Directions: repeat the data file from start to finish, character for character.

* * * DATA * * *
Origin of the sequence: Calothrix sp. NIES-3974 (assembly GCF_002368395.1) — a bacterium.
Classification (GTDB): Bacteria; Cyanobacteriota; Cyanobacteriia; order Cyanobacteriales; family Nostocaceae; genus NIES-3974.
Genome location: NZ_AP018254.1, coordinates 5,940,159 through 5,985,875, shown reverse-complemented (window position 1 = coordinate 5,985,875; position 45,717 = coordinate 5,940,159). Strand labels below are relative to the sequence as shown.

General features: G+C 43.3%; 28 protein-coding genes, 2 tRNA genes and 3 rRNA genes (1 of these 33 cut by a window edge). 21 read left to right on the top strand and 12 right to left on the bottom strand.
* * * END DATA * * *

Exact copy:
Origin of the sequence: Calothrix sp. NIES-3974 (assembly GCF_002368395.1) — a bacterium.
Classification (GTDB): Bacteria; Cyanobacteriota; Cyanobacteriia; order Cyanobacteriales; family Nostocaceae; genus NIES-3974.
Genome location: NZ_AP018254.1, coordinates 5,940,159 through 5,985,875, shown reverse-complemented (window position 1 = coordinate 5,985,875; position 45,717 = coordinate 5,940,159). Strand labels below are relative to the sequence as shown.

General features: G+C 43.3%; 28 protein-coding genes, 2 tRNA genes and 3 rRNA genes (1 of these 33 cut by a window edge). 21 read left to right on the top strand and 12 right to left on the bottom strand.